Chuuya leveled a warning glance at her. Her next words were spat, and no doubt that he would have felt them on his face had she been in any state to stand.

“You moralistic, idealistic fools—if you don’t kill me now you’ll only regret it later,” she said.

“Shut up before I make you.”

“With what?” she laughed roughly, a hint of hysteria shooting through her from adrenaline alone. Her twisted knee spasmed once against the ground. “People like you don’t have the balls to prove your words with action. Pathetic.”

“Nakajima,” Chuuya called instead of answering her, “any update?”

“He’s still alive,” the boy replied. “I don’t—I don’t know how bad it is.”

Chuuya wished he could go and see for himself. If he could get close enough to Katai then he could use the Tainted Sorrow to at least stop the bleeding efficiently, but he dared not leave Nakajima in charge of a port mafia member by himself. She wouldn’t hesitate to shoot again if she got her hands back on a weapon.

Frowning, his tension kept at bay by the news of Katai’s continued living, Chuuya crouched above the woman’s body. He replaced his foot with a hand, gripping her knee in warning so that she wouldn’t move, and used his other to pat her sides.

Her eyes widened. “What are you—”

“Checking for weapons,” he told her.

Her fear was not unjustified. It did little to stop the disgust that washed through him once he understood it. Chuuya focused on stripping her of the knives strapped to her forearms and the handgun concealed at her hip, and only when he pulled back did her eyes stop staring at him in open fright.

She must not be as old as her outfit and attitude would let think. The mafia had always liked to hire them young.

“Did you call for back-up?” he asked her once again.

Now that he was within breathing distance, she did spit at his face. Chuuya wiped it off with a mere grunt of distaste.

“It would be easier for you if you cooperated.”

“Loosen your tongue and lose your life,” she replied.

He smiled tersely. Those words were as familiar to him as nursery rhymes were to some.

He might as well knock her out, then. They needed to be off as soon as the ambulance arrived, and she would be difficult to transport if she fought him the whole way. At least it seemed she hadn’t recognized him; Chuuya was in the middle of thinking through what he should do to make sure she never heard his name or wondered who he was while in agency custody, when she started laughing.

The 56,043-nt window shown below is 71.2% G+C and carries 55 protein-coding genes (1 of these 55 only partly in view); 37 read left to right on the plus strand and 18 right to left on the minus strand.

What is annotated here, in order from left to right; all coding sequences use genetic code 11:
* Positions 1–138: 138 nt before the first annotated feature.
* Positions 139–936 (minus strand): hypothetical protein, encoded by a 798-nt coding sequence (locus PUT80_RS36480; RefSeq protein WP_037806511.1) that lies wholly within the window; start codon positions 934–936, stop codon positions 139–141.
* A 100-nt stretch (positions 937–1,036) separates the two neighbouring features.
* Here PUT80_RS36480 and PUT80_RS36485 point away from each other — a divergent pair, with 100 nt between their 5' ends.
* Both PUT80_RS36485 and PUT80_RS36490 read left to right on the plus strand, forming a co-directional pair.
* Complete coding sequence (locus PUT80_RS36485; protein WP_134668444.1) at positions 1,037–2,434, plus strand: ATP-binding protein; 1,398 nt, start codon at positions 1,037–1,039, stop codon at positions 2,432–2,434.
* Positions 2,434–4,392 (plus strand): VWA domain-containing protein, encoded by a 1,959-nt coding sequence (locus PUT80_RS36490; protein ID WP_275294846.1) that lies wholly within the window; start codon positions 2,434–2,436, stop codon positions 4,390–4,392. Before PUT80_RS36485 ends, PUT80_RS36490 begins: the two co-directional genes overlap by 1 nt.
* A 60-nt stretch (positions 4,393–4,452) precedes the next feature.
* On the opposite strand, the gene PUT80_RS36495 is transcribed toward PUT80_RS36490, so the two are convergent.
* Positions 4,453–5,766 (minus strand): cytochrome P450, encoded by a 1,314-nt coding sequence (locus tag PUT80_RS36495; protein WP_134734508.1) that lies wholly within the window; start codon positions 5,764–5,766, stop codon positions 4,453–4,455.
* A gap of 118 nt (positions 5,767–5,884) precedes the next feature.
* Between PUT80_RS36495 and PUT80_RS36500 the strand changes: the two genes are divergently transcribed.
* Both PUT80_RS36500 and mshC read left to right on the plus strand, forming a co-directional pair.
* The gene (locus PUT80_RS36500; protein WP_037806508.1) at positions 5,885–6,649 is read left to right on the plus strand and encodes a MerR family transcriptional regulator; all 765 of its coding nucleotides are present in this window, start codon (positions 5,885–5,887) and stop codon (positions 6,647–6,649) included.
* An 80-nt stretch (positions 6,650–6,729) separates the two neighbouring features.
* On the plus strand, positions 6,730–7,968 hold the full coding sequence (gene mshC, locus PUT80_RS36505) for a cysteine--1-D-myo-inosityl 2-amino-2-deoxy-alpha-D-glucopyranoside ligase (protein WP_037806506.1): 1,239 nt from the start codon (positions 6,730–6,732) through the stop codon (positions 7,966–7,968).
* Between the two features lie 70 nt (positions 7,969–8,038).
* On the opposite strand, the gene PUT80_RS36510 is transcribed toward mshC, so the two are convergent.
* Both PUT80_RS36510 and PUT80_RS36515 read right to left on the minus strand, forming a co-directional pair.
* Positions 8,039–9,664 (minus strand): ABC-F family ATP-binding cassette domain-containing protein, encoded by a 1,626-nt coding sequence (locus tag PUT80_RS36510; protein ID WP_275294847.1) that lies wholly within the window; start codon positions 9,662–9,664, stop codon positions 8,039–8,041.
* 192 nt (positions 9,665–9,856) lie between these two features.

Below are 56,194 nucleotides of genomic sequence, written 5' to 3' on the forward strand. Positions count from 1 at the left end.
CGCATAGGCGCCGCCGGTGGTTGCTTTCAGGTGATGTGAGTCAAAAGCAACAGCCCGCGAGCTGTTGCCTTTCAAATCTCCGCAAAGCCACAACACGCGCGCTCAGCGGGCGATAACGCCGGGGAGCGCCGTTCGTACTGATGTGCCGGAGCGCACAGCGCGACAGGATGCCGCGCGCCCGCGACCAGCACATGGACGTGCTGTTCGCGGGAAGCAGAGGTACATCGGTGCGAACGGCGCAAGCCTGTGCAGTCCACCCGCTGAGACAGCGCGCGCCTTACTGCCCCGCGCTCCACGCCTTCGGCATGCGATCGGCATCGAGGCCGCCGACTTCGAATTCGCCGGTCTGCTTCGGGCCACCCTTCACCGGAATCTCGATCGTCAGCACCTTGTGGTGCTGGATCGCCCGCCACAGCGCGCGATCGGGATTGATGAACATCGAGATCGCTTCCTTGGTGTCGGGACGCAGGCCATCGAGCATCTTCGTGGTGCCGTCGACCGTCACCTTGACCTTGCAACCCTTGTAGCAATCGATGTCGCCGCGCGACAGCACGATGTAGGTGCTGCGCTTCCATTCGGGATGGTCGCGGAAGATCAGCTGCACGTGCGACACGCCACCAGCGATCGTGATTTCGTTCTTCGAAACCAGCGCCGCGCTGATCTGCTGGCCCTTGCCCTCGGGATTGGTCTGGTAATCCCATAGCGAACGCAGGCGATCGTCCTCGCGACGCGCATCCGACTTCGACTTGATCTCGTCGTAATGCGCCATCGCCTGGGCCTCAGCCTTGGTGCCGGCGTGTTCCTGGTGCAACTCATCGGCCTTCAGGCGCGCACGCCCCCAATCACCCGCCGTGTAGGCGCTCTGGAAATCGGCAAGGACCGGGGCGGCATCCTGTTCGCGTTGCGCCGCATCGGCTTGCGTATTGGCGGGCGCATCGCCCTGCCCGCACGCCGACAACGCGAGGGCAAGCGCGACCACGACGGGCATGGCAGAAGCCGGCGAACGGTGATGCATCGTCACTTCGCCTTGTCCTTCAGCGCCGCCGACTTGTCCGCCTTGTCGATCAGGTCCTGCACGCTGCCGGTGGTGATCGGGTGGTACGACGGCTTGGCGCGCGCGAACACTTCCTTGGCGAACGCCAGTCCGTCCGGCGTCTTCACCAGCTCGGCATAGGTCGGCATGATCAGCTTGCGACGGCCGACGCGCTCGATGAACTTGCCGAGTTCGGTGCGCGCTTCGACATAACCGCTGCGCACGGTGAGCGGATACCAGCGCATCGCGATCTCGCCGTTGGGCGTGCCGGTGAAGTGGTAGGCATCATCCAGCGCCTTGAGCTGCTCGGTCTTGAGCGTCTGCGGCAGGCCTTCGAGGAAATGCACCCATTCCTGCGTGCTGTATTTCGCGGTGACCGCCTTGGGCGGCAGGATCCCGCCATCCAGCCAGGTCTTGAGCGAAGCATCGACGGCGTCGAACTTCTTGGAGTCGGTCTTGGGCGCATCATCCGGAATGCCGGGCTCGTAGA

“What is it?” he snapped.

She breathed in deeply, choked by her own laughter. “You’re dead, detective,” she replied.

The very air split around them.

Chuuya used his powers without thinking; a tendril of black matter, sharp as a blade, stabbed the place where he was crouched a second ago. His feet buried themselves deep into the ground as he landed a few feet away, holding the stolen beanie down on his head and waiting for the wind of the attack to stop slapping around him like the heart of a hurricane.

Nakajima was not so lucky; Chuuya felt his heart lurch at the scream of agony he let out and didn’t dare turn around to look, not when all he could stare at was the thin silhouette of Akutagawa emerging from the shadows.

“Move around and I’ll cut the other one, were-tiger,” Akutagawa rasped out.

The woman had moved as soon as she had felt Chuuya’s hands leave her. She managed to get herself up, somehow, limping toward Akutagawa and picking up the gun Chuuya had dropped on the way. She aimed it at him as soon as she was by Akutagawa’s side.


“Shut up,” Akutagawa cut in. “I thought you could handle this.”

She hesitated, sweating bullets from the pain of standing but still keeping her composure somehow. “I could, but that man…”

For the first time in years, Akutagawa met Chuuya’s eyes.

He could have thought himself back at the black tower, in one of the training rooms, looking from the side as Dazai disciplined his student. Akutagawa had changed without changing; the white streaks in his hair had not regained color, he was still thin as a skeleton, he still dressed like someone come from a past century. He was taller, though. His steps quiet enough not to be heard even by Chuuya. The black coat Dazai had once given him didn’t hang limply from his shoulders anymore.

Chuuya realized how futile his own disguise was at the same time Akutagawa did. He could cut and dye his hair, he could dress as banally as possible, hide himself behind high collars and low hats all he wanted… there was nothing to be done about the recognition twisting Akutagawa’s fine features into shock.

For the most fleeting of seconds, he almost wanted to say Hi.

The air moved once more. White light unfurled around them as if a sun had suddenly appeared in the alley, blinding the sky and blinding them, and this time Chuuya did turn around to look at Nakajima.

Except it wasn’t Nakajima anymore.

He had heard all about the white tiger from Katai and Kunikida before. Shapeshifting wasn’t an uncommon ability to have, and Chuuya had expected the creature to look like the ones he had seen in photographs during his life. The beast that emerged out of the pool of blood Nakajima had been lying in was none of that.

Twice as big as a normal tiger and at least thrice as powerful, it sat on the gored ground like a nightmare come alive. Saliva steamed out of its open mouth and light shone brightly off of its claws, each as long as a blade. The tiger’s growl resonated through the very walls. Its golden eyes were fixed to Chuuya’s left.

Before he could do anything, it had leaped at Akutagawa.